#3

Welcome!! Here is a link which has some helpful threads to get you started. :sunglasses:

Frequently Asked Questions:

it helps if u add the link… :stuck_out_tongue:


#4

In my opinion you have already made a huge step, the first 24 hours was the worst for me. I have only recently celebrated 30 days sober but I have learned how much better life can be without alcohol. You cannot solve any underlining problems while addicted. I go to AA meeting 3 times a week but I had to find ones that “fit” me. I hope you might find one that is for you. As far as staying busy, is there anything you always wanted to do or learn that addiction kept you from? I work out now, I read, I like learning new recipes and of course hanging with my kids. Just now we are all rooting for you and here if you ever need to share or just vent. Stay strong!


#5

There are plenty of meetings keep going until you find one that fits. There are addiction councilors that can help as well. I use this website along with AA. I quit drinking for a long period of time without help and it was miserable. The only thing that changed was I did not drink. My thinking was still negative and I battled depression and anxiety attacks. Going to meetings helps me keep my thinking straight and I come on here for times to share my story or get advice. It is great for the odd times of the night or to get different prospective. You can do this.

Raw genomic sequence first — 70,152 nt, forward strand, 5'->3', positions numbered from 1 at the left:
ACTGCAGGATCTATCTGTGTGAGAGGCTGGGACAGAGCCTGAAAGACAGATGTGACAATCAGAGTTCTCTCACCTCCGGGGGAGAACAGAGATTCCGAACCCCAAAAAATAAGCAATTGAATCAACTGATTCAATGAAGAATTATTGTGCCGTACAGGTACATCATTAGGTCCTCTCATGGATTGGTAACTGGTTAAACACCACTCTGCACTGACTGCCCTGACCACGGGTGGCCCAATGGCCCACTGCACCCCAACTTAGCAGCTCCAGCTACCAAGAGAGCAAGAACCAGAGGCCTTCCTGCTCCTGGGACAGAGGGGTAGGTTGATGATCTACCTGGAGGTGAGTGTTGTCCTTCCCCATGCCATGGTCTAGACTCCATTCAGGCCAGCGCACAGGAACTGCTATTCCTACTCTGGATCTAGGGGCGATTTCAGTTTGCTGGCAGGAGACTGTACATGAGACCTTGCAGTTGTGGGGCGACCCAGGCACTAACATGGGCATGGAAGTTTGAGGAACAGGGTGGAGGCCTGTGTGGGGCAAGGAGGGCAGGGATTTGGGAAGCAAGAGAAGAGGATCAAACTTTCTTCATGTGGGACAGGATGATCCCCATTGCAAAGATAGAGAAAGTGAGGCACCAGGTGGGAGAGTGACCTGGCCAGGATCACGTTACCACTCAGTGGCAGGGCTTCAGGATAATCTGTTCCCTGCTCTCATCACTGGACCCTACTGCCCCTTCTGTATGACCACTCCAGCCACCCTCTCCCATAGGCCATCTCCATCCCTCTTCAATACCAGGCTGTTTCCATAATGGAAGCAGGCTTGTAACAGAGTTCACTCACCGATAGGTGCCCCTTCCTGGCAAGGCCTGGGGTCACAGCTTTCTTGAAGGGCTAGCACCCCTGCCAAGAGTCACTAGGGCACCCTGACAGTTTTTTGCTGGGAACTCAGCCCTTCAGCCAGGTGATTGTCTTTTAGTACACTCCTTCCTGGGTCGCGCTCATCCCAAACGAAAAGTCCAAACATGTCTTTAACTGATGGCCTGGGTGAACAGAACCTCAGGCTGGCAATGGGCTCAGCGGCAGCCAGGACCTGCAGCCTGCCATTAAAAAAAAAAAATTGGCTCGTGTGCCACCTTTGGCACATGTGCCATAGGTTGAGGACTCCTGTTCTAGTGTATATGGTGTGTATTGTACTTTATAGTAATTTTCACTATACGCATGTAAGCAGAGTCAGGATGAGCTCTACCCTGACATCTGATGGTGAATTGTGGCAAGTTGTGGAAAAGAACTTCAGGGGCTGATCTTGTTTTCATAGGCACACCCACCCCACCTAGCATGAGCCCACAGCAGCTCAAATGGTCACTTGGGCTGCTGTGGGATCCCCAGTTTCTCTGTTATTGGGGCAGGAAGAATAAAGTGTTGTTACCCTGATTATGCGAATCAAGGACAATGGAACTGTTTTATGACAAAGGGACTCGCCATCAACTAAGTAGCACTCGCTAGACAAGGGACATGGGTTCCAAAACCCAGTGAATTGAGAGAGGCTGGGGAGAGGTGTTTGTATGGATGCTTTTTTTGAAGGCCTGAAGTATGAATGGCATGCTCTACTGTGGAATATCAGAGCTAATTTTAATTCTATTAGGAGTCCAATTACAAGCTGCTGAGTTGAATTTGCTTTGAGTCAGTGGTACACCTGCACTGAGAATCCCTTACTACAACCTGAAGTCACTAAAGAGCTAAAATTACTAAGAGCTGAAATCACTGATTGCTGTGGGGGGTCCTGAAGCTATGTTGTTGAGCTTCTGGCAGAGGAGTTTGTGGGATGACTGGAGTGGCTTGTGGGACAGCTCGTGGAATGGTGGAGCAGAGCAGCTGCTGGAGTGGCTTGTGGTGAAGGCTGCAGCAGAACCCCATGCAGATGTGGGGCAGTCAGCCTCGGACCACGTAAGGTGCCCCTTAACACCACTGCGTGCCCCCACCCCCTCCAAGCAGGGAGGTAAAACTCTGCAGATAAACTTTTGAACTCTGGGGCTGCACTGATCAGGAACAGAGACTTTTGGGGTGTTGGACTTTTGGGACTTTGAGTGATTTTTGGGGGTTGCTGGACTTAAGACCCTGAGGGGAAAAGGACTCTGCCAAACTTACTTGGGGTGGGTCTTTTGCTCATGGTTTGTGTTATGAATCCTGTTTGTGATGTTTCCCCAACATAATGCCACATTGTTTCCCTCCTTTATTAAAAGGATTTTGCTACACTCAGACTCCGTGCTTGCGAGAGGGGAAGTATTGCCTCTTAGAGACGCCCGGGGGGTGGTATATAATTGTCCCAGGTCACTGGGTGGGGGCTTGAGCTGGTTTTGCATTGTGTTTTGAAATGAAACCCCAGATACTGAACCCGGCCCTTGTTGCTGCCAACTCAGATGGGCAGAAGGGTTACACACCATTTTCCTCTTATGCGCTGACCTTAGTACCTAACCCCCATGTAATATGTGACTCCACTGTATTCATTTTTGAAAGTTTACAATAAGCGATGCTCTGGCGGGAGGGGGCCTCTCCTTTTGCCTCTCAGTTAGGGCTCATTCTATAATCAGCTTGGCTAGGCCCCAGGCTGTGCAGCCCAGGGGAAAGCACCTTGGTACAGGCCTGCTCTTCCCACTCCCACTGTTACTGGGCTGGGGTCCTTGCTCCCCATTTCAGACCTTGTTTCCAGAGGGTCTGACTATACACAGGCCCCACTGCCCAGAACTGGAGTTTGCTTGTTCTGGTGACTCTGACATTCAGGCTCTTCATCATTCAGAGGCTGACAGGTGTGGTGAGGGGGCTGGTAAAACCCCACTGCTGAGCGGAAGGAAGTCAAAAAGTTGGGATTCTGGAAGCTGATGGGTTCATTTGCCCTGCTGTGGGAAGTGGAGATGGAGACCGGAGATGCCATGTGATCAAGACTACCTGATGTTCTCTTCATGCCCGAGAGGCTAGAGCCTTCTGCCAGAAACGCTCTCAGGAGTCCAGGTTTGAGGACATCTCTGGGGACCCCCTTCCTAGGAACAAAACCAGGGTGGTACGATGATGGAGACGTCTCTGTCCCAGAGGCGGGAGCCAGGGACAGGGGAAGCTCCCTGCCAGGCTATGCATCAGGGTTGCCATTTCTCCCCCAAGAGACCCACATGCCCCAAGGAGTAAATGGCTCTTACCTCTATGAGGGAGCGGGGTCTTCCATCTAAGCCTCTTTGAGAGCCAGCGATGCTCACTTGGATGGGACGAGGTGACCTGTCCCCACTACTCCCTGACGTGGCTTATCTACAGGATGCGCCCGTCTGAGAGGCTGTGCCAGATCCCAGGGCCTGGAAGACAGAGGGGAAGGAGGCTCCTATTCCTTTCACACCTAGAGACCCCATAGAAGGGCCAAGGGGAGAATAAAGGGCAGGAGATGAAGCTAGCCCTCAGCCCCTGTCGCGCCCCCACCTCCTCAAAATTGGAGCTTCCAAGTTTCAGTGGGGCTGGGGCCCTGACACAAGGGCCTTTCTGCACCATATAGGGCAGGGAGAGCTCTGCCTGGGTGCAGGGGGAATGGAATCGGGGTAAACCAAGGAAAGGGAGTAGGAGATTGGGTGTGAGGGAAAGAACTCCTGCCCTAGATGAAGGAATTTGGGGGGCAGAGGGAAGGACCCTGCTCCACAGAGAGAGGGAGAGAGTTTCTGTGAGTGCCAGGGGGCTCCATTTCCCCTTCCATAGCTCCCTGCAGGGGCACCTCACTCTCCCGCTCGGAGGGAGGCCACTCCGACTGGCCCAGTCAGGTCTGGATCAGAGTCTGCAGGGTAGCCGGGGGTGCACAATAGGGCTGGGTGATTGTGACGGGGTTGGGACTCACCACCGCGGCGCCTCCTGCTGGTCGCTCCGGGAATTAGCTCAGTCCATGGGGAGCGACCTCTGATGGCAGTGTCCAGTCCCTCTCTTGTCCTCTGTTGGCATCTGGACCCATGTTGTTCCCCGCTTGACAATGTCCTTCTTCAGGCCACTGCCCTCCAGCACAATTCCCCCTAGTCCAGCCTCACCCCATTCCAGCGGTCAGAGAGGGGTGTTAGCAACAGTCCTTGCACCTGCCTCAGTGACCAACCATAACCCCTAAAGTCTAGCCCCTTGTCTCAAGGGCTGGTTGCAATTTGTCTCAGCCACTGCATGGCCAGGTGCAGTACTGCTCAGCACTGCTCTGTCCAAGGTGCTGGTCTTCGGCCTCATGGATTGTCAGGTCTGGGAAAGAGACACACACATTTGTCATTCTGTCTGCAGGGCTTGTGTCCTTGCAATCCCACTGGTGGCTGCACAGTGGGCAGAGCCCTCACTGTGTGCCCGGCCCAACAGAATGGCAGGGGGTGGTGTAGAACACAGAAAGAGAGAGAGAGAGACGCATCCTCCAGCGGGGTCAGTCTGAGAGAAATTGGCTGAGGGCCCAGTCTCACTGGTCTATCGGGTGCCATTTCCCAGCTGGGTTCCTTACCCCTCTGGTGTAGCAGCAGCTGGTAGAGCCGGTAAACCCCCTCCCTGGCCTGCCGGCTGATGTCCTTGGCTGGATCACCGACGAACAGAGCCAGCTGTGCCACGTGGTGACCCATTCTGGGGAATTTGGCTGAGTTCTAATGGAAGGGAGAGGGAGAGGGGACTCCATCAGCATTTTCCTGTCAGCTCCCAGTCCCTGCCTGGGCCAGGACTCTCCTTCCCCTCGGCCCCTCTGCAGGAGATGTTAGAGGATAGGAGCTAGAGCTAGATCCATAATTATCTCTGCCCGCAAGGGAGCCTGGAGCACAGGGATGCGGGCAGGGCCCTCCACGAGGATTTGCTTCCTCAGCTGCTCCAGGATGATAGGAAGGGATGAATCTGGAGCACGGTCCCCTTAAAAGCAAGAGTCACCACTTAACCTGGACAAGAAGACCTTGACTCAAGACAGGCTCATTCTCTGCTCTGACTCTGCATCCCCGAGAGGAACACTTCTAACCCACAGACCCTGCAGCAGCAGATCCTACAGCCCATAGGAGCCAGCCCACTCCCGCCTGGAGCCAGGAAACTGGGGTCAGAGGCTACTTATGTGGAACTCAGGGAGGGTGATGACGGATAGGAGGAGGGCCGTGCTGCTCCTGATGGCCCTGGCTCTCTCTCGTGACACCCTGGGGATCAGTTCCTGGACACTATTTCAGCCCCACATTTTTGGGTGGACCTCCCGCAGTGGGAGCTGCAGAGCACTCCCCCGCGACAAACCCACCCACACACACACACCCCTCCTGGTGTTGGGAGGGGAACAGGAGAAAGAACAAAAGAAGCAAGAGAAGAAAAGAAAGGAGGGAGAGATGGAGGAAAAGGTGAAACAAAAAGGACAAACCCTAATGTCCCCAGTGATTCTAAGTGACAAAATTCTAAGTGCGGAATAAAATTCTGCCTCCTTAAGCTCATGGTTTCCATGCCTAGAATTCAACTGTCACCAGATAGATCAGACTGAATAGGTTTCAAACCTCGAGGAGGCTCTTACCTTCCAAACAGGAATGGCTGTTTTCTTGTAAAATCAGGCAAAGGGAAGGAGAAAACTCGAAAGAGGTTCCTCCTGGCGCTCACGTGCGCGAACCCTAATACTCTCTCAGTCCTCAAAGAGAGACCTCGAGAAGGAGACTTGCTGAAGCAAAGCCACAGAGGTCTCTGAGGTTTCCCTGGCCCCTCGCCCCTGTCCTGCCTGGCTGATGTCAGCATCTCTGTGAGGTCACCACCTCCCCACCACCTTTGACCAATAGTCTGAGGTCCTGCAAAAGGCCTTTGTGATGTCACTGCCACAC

#6

Hello!
I first want to say thanks for the votes of confidence. I’m up at 8am and ready for a workout, something I’d never have been able to do not sober. I will definitely look up other AA meetings and try to find one that works. I tried about three–and one that I went to I just didn’t like, and the other two I went to had mostly older people in it and at times I felt could be judgmental, just from conversations I’d over hear before and after meetings. That made meetings a little intimidating because I already felt such shame for being an addict, that it just added another layer to that shame rather than help me to look at my recovery in a more constructive way. It brings me relief and hope reading threads, reading messages from everyone, and know that people’s work towards sobriety is paying off, that there is no such thing as being too far gone.


#7

Hello, hello!
I started binge drinking at 13. Which by 16 had turned into nightly binge drinking, and even taking alcohol to school with me in my water bottle. Fast forward to age 28 when I bought a business and cut myself down to twice a week. But I made up for the other 5 missing nights of binge drinking on those 2 days.
I stopped drinking 407 days ago. At around 90 days sober I went to my dr. And told her i thought I was bipolar 1. I had no idea I was bipolar because my drinking covered it up. I am on limotrigine /lamictal now, and it’s been a godsend for my mental well being. Are you seeing a psychiatrist or counselor at all?


#8

The steps are not all easy but they help. The people in the meetings are there to help. Helping new people helps keep them sober. One of the steps is to share the gift and give back. Take your time. You don’t have to share if you are not comfortable. Being sober is more that not drinking. I have met some great people I wish the same for you to. At the very least use this website. One day at a time.


#9

Wow, that reminded me I used to keep a bottle of vodka in my locker at school way back when.


#10

If only i knew then what I know now, huh?


#11

Oh idk all that life brought me some wonderful things. I would have preferred not to have gone down the drinking rabbit hole but I guess it was only a matter of pick your addiction.

I did WAY more drugs than drinking when I was in high school.